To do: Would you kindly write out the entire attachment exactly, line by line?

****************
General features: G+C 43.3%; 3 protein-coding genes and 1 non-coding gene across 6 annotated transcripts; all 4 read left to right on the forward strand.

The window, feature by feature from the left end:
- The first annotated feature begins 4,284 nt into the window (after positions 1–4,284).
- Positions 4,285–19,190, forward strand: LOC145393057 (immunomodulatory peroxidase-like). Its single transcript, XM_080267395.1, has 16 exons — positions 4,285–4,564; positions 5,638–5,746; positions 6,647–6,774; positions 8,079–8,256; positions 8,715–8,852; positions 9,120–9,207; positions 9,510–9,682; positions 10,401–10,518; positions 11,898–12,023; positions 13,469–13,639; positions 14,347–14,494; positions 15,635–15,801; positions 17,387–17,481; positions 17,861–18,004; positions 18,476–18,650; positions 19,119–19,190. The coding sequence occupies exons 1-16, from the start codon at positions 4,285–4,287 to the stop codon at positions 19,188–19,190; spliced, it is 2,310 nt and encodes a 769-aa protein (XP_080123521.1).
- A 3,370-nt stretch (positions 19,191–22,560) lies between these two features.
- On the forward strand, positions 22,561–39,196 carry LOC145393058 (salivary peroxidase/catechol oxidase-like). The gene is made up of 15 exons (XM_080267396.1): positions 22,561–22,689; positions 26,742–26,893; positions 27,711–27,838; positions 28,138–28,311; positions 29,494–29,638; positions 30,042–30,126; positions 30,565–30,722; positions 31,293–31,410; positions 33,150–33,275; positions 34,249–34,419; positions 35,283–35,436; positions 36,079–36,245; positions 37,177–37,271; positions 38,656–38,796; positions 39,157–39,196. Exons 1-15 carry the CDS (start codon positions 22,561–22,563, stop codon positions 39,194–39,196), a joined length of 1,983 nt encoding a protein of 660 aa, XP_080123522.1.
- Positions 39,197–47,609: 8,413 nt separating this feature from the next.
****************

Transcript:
General features: G+C 43.3%; 3 protein-coding genes and 1 non-coding gene across 6 annotated transcripts; all 4 read left to right on the forward strand.

The window, feature by feature from the left end:
- The first annotated feature begins 4,284 nt into the window (after positions 1–4,284).
- Positions 4,285–19,190, forward strand: LOC145393057 (immunomodulatory peroxidase-like). Its single transcript, XM_080267395.1, has 16 exons — positions 4,285–4,564; positions 5,638–5,746; positions 6,647–6,774; positions 8,079–8,256; positions 8,715–8,852; positions 9,120–9,207; positions 9,510–9,682; positions 10,401–10,518; positions 11,898–12,023; positions 13,469–13,639; positions 14,347–14,494; positions 15,635–15,801; positions 17,387–17,481; positions 17,861–18,004; positions 18,476–18,650; positions 19,119–19,190. The coding sequence occupies exons 1-16, from the start codon at positions 4,285–4,287 to the stop codon at positions 19,188–19,190; spliced, it is 2,310 nt and encodes a 769-aa protein (XP_080123521.1).
- A 3,370-nt stretch (positions 19,191–22,560) lies between these two features.
- On the forward strand, positions 22,561–39,196 carry LOC145393058 (salivary peroxidase/catechol oxidase-like). The gene is made up of 15 exons (XM_080267396.1): positions 22,561–22,689; positions 26,742–26,893; positions 27,711–27,838; positions 28,138–28,311; positions 29,494–29,638; positions 30,042–30,126; positions 30,565–30,722; positions 31,293–31,410; positions 33,150–33,275; positions 34,249–34,419; positions 35,283–35,436; positions 36,079–36,245; positions 37,177–37,271; positions 38,656–38,796; positions 39,157–39,196. Exons 1-15 carry the CDS (start codon positions 22,561–22,563, stop codon positions 39,194–39,196), a joined length of 1,983 nt encoding a protein of 660 aa, XP_080123522.1.
- Positions 39,197–47,609: 8,413 nt separating this feature from the next.